MONSTER: Loving Pando
We spent the entirety of the Devils’ short playoffs last year banging our heads against the wall as the coaching staff abjectly refused to recognize that the Madden-Pando checking unit was getting its collective ass handed to it. Then along comes this preseason, with Sutter announcing that he doesn’t believe in line-matching, and then doing the unthinkable — breaking up the seven-year partners. Suddenly we wished we could take back our cries of, “Dear lord, make it stop!” from after each shift of watching Pando and Madden get skated into the ice by Tampa’s and Ottawa’s top lines. We didn’t actually mean it, did we? The lesson in this, Gentle Reader, is to be careful what you wish for. Because now we’ve got Madden winging on the third line, and Pando shunted to the fourth… and off the penalty kill. He was a finalist for the Selke last year! He’s Schnookie’s favoritest player! We want him to be captain! But we guess Sutter doesn’t read IPB, because he’s clearly not in agreement with us.
GOD: Andy Greene
No, we don’t expect Andy Greene to go to the All-Star Game this season. But you know what? He’s nearly ten years younger than Brian Rafalski and costs ten times less. And he’s just as good at turning the puck over, scrambling out of position, and being undersized. He also proved in the playoffs last year that he can skate solid minutes and has a nasty, sneaky shot from the point on the PP. What’s not to love? Furthermore, he’s not going to be a $35 gazillion cap hit when he’s 150 years old like a certain former Devils 28 is going to be for the Red Wings.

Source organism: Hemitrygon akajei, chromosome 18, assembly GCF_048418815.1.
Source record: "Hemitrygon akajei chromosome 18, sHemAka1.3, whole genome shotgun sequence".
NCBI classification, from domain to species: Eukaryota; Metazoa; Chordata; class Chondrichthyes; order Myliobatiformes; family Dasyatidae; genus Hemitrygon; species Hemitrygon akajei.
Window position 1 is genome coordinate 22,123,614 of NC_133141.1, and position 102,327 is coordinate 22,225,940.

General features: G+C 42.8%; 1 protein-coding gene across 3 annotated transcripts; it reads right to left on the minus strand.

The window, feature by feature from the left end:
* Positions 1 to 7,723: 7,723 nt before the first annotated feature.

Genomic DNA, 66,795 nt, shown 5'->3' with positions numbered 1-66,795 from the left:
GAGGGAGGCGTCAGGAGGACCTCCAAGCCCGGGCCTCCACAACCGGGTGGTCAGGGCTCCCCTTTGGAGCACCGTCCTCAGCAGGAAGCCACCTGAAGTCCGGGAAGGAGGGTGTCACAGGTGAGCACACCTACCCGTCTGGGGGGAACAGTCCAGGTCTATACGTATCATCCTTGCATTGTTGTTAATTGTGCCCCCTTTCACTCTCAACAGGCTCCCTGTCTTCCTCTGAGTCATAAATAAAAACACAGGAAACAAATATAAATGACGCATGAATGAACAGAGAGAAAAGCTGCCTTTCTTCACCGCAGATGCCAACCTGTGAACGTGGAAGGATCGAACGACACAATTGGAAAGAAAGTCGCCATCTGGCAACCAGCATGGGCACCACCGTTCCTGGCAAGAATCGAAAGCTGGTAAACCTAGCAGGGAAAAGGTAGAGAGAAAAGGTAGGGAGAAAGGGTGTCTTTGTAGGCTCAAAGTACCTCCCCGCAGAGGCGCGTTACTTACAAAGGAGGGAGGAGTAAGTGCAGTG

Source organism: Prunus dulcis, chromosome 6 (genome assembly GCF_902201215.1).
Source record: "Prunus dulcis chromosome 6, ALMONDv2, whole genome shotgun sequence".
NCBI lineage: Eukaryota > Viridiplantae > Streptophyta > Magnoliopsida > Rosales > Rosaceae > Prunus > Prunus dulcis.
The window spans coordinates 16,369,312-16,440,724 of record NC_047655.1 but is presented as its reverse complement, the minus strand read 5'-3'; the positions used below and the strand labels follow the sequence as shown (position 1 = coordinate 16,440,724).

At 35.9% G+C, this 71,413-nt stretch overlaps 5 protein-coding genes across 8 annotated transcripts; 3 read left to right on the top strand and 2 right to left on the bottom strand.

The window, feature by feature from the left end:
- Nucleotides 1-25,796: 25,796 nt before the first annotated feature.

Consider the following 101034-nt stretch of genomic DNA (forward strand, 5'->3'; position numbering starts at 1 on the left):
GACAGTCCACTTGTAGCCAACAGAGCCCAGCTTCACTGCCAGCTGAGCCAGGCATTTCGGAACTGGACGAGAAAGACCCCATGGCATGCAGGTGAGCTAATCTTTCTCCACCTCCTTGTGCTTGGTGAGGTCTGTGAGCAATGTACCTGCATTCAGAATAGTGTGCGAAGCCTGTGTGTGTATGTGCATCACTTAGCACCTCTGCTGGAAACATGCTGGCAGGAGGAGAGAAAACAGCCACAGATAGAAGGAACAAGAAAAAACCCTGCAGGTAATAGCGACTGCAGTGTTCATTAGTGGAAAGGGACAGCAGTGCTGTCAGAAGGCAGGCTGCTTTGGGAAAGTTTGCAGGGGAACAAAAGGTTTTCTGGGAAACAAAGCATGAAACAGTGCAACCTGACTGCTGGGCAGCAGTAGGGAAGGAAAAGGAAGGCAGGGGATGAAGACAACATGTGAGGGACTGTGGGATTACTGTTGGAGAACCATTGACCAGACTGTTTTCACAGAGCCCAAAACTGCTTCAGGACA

MONSTER: The Schedule
The Devils start the season with a 9-game road trip. And they get to spend the rest of the season in this godawful unbalanced schedule playing in the “mine’s bigger than yours is” Atlantic Division. We saw our division rivals all load up this offseason, and whether their roster moves are really going to make any of them significantly better is beside the point. The point is that things are just nasty now in the Atlantic. There are no easy nights because everyone just utterly hates each other. 32 games against the Flyers, Rangers, Penguins and Islanders is not a good thing.
GOD: Paul Martin
Fans expecting Paulie to rack up the points will find his season more monster than god, but those of us expecting the quiet confidence of a solid defenseman finally carving out his place in the game will find his season just right. Regardless of Martin’s pedigree coming into the league, it was never fair to expect Niedermayer’s offensive numbers from him. At the start of last season we were beginning to wonder if we couldn’t expect Neider’s D, either. Paulie ran into some plus/minus troubles early on and needed months to get back on track. That said, from January on, it became very clear that he figured out how to put the pieces together. By the time the playoffs started we were seeing a player ready to be the number one — a player oozing confidence in his ability to shut down opponents, supporting his offensive teammates, and communicating perfectly with his goaltender. Marty seems to play differently when he’s got defensemen he knows he can trust in front of him, and Paulie’s clearly earned that trust. Even with his increased time on the power play, we’re not chalking Pauile up for more than 50 points, but based on the pre-season games we’ve seen, the old Devils system of sticking to a quadrant (i.e. you could practically see the electrical collars sparking whenever a d-man skating past the face-off dots in the offensive zone) has been disregarded, so maybe we’ll be proven wrong.
MONSTER: Groins, Eyes and Other Injurable Body Parts